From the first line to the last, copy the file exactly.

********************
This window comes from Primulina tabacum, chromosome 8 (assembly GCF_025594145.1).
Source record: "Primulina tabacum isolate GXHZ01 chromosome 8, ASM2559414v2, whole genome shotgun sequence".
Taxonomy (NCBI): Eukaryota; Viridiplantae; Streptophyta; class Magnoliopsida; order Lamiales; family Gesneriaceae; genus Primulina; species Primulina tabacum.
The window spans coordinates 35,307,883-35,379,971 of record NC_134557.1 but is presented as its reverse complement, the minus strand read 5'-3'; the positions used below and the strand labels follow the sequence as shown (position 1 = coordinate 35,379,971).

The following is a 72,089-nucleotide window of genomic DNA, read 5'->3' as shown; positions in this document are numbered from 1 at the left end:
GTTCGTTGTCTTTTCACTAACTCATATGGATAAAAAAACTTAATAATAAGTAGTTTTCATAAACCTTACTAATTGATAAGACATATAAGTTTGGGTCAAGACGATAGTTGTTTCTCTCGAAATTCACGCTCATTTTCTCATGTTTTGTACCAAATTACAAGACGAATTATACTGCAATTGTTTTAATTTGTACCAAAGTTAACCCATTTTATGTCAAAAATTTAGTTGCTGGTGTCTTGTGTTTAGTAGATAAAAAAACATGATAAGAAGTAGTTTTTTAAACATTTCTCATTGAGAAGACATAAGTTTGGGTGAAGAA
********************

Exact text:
This window comes from Primulina tabacum, chromosome 8 (assembly GCF_025594145.1).
Source record: "Primulina tabacum isolate GXHZ01 chromosome 8, ASM2559414v2, whole genome shotgun sequence".
Taxonomy (NCBI): Eukaryota; Viridiplantae; Streptophyta; class Magnoliopsida; order Lamiales; family Gesneriaceae; genus Primulina; species Primulina tabacum.
The window spans coordinates 35,307,883-35,379,971 of record NC_134557.1 but is presented as its reverse complement, the minus strand read 5'-3'; the positions used below and the strand labels follow the sequence as shown (position 1 = coordinate 35,379,971).

The following is a 72,089-nucleotide window of genomic DNA, read 5'->3' as shown; positions in this document are numbered from 1 at the left end:
GTTCGTTGTCTTTTCACTAACTCATATGGATAAAAAAACTTAATAATAAGTAGTTTTCATAAACCTTACTAATTGATAAGACATATAAGTTTGGGTCAAGACGATAGTTGTTTCTCTCGAAATTCACGCTCATTTTCTCATGTTTTGTACCAAATTACAAGACGAATTATACTGCAATTGTTTTAATTTGTACCAAAGTTAACCCATTTTATGTCAAAAATTTAGTTGCTGGTGTCTTGTGTTTAGTAGATAAAAAAACATGATAAGAAGTAGTTTTTTAAACATTTCTCATTGAGAAGACATAAGTTTGGGTGAAGAA